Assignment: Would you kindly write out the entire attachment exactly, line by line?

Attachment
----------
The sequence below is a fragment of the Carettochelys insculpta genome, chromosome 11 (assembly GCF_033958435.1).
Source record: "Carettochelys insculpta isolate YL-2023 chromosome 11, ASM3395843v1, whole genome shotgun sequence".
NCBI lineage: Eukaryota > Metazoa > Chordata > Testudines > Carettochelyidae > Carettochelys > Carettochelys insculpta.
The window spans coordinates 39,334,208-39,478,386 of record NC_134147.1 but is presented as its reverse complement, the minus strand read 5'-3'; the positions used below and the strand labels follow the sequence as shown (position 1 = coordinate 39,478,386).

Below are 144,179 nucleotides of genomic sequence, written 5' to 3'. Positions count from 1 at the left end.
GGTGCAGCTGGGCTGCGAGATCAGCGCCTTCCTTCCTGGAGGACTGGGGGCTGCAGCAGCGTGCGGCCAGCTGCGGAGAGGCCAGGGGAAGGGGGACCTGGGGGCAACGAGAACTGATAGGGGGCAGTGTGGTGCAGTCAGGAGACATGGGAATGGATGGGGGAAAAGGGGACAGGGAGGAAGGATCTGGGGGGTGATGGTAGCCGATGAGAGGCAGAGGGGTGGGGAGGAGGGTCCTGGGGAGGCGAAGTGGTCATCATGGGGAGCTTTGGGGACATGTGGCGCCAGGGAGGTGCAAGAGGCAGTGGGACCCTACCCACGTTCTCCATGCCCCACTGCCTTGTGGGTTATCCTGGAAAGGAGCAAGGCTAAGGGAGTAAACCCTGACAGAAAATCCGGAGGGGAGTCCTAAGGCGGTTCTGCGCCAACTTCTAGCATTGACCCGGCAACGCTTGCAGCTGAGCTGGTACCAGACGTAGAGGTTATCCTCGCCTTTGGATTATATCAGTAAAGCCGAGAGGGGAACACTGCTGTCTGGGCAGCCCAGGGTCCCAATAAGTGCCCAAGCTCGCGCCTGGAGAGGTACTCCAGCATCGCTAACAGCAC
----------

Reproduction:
The sequence below is a fragment of the Carettochelys insculpta genome, chromosome 11 (assembly GCF_033958435.1).
Source record: "Carettochelys insculpta isolate YL-2023 chromosome 11, ASM3395843v1, whole genome shotgun sequence".
NCBI lineage: Eukaryota > Metazoa > Chordata > Testudines > Carettochelyidae > Carettochelys > Carettochelys insculpta.
The window spans coordinates 39,334,208-39,478,386 of record NC_134147.1 but is presented as its reverse complement, the minus strand read 5'-3'; the positions used below and the strand labels follow the sequence as shown (position 1 = coordinate 39,478,386).

Below are 144,179 nucleotides of genomic sequence, written 5' to 3'. Positions count from 1 at the left end.
GGTGCAGCTGGGCTGCGAGATCAGCGCCTTCCTTCCTGGAGGACTGGGGGCTGCAGCAGCGTGCGGCCAGCTGCGGAGAGGCCAGGGGAAGGGGGACCTGGGGGCAACGAGAACTGATAGGGGGCAGTGTGGTGCAGTCAGGAGACATGGGAATGGATGGGGGAAAAGGGGACAGGGAGGAAGGATCTGGGGGGTGATGGTAGCCGATGAGAGGCAGAGGGGTGGGGAGGAGGGTCCTGGGGAGGCGAAGTGGTCATCATGGGGAGCTTTGGGGACATGTGGCGCCAGGGAGGTGCAAGAGGCAGTGGGACCCTACCCACGTTCTCCATGCCCCACTGCCTTGTGGGTTATCCTGGAAAGGAGCAAGGCTAAGGGAGTAAACCCTGACAGAAAATCCGGAGGGGAGTCCTAAGGCGGTTCTGCGCCAACTTCTAGCATTGACCCGGCAACGCTTGCAGCTGAGCTGGTACCAGACGTAGAGGTTATCCTCGCCTTTGGATTATATCAGTAAAGCCGAGAGGGGAACACTGCTGTCTGGGCAGCCCAGGGTCCCAATAAGTGCCCAAGCTCGCGCCTGGAGAGGTACTCCAGCATCGCTAACAGCAC